Such A Long Journey Movie Review
Capturing an indelible image of everyday life in the teeming, sweaty streets of urban Bombay, circa 1971, "Such a Long Journey" is lightly humorous fable about a modest, honorable and frustrated family man caught in a more complicated and less satisfying life than he ever imagined.
He's estranged from his cynical, strong-headed son over the boy's choice against attending technical college. He's praying for the retreat of his young daughter's malaria. He's stuck in the middle of a civic power struggle over the planned demolition of the wall that provides precious tranquillity to the courtyard of his clamorous apartment building -- the weather-beaten hulk of an imperial-era mansion.
This reticent, bank clerk named Gustad (Roshan Seth) hardly needs anything else on his plate when a long-absent friend -- who claims to be a spy in the war against Pakistan -- asks him to help laundering a large sum of (possibly embezzled) money through his bank.
Pulled in several directions at once and torn between loyalty to and distrust, Seth (who looks distractingly like Peter Sellers made up as an Indian in 1968's "The Party") gives a fine performance as a buttoned-down man overwhelmed by his circumstances.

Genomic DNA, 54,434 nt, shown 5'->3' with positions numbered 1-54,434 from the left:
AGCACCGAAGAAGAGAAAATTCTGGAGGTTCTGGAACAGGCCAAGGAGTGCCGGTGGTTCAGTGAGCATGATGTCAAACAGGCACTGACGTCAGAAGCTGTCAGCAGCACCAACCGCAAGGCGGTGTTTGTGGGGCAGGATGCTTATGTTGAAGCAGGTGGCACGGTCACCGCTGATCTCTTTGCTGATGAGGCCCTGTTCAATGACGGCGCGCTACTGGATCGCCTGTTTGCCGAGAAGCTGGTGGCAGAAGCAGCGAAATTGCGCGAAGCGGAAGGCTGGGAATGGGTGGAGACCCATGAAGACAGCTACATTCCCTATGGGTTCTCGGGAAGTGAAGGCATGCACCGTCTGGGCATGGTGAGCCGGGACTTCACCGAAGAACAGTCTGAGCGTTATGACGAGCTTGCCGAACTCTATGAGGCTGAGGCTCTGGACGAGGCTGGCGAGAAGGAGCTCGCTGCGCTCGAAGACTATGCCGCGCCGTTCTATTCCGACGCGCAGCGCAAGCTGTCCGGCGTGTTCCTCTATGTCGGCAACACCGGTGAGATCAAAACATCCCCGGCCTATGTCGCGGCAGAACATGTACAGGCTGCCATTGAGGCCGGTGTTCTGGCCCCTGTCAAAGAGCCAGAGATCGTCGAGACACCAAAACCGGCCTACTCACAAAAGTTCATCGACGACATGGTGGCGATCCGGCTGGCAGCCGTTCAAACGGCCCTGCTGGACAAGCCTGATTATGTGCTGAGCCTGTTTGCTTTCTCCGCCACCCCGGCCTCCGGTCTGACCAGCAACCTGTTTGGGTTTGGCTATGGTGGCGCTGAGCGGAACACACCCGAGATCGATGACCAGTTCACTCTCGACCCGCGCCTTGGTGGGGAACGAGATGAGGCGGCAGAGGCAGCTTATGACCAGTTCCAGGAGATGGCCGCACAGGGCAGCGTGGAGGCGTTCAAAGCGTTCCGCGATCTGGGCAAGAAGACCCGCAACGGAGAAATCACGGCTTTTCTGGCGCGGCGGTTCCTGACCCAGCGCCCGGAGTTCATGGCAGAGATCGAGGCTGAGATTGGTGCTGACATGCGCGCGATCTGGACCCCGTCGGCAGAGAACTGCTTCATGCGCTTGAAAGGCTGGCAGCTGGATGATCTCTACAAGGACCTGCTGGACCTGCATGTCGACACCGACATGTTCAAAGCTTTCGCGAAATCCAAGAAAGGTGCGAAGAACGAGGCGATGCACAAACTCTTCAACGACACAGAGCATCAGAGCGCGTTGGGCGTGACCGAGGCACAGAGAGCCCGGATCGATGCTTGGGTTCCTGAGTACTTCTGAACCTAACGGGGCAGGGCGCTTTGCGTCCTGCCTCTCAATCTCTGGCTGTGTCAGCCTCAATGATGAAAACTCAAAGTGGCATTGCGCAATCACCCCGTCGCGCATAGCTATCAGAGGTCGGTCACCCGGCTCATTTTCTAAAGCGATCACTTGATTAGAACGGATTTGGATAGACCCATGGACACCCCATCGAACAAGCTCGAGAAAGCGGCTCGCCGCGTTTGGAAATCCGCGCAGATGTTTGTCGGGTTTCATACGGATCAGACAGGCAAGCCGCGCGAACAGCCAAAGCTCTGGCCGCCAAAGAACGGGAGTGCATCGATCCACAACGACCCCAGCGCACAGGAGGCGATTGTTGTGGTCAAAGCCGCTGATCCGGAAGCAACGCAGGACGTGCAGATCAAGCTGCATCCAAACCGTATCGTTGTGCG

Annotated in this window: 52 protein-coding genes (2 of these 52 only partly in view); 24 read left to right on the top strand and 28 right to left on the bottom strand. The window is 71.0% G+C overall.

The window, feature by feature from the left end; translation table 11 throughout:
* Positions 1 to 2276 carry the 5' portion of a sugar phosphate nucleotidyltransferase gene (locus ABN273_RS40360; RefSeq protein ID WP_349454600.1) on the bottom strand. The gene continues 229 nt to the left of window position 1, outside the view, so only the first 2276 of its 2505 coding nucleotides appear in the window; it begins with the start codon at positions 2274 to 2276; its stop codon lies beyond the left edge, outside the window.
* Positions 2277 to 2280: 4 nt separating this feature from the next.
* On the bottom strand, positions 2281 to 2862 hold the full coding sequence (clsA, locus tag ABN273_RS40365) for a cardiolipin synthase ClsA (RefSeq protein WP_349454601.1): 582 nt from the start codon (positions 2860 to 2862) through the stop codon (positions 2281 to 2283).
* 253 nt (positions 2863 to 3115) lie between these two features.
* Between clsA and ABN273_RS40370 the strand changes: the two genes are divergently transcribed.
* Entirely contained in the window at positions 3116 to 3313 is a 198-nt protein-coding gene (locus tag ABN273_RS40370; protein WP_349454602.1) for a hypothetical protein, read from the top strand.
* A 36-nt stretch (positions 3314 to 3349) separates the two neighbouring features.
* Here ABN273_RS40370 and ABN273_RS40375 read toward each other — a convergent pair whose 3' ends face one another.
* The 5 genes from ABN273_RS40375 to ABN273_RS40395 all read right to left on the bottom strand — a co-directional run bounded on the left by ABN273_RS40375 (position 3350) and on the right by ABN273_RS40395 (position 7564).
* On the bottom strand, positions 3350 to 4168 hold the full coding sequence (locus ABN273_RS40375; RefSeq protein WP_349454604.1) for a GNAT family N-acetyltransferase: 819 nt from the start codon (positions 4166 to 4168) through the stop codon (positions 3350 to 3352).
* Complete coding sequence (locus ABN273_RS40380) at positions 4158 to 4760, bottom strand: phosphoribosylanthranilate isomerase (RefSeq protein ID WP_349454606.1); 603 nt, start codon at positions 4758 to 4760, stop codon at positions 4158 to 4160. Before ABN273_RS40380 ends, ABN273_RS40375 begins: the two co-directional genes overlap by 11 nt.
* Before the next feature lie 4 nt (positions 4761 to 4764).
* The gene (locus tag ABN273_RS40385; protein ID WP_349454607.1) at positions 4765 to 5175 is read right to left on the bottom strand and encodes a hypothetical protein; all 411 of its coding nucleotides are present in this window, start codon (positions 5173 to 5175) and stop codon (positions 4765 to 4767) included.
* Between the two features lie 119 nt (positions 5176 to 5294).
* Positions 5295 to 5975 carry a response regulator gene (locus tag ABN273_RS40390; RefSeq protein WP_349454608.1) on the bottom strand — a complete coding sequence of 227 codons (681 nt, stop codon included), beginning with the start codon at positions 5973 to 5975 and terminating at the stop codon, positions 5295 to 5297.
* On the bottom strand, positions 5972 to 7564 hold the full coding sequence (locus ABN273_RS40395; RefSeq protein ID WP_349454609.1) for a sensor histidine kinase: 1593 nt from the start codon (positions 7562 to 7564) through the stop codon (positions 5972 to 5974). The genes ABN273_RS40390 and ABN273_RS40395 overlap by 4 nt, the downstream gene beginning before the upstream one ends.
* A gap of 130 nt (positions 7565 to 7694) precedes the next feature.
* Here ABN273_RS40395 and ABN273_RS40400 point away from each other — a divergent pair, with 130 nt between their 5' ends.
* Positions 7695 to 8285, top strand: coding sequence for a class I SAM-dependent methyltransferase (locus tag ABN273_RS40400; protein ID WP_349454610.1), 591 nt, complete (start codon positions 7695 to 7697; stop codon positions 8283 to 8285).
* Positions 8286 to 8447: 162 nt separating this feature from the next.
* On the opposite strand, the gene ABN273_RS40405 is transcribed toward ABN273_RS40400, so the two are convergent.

Based on a novel by one Rohinton Mistry, "Journey" is a simple but surprisingly beautiful film, directed by Sturla Gunnarsson (a Canadian of Icelandic decent -- go figure!) with a hearty sense of history, culture and atmosphere. Gustad's memories of his well-to-do, imperial-era childhood vividly contrast the movie's present, which is full of dust, filth and the threat of air raids. ("There's going to be a war," Gustad says, as casually as if he's talking about the weather.)
Amidst all this chaos are two endearing sanctuaries: The vivid and colorful work of a gifted sidewalk chalk artist persuaded by Gustad to decorate his doomed wall with holy icons, and Gustad's quiet and tender relationship with his pretty and patient wife (Soni Razdan).
Razdan's intelligent and preoccupied performance is the movie's touchstone, as she works behind the scenes -- even dabbling in black magic -- to try to protect her family from the whirlwind around them. She also shares with Seth the movie's most memorable moment -- an affectionate heart-to-heart, sitting cross-legged on their bed, staring at each other with a mix of concern and familiar comfort.
"Such a Long Journey" suffers occasionally at the hands of a couple especially obnoxious and intrusive characters (a hyperactive, mentally retarded neighbor and a dirty old man at the bank), which serve as confounding contrasts to the subtle and simple qualities that make the film so involving, even to those unfamiliar with the settings or the particulars of 30-year-old Indian politics.